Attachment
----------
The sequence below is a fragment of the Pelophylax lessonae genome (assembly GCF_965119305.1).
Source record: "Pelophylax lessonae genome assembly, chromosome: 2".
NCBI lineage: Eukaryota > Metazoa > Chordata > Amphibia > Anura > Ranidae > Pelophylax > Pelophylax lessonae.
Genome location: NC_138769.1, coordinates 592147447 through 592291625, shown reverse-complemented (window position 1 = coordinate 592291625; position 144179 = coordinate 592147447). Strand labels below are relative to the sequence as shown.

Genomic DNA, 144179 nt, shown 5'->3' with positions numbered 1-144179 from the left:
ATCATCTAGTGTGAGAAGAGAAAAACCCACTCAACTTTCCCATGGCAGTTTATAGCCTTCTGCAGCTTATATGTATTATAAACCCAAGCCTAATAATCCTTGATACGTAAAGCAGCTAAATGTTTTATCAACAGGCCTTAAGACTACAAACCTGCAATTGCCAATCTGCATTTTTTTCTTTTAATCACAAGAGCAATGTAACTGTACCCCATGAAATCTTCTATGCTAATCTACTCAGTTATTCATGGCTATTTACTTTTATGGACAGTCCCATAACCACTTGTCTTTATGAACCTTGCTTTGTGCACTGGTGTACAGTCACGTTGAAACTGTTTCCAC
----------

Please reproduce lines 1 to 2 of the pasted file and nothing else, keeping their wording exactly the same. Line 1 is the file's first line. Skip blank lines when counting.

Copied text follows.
The sequence below is a fragment of the Pelophylax lessonae genome (assembly GCF_965119305.1).
Source record: "Pelophylax lessonae genome assembly, chromosome: 2".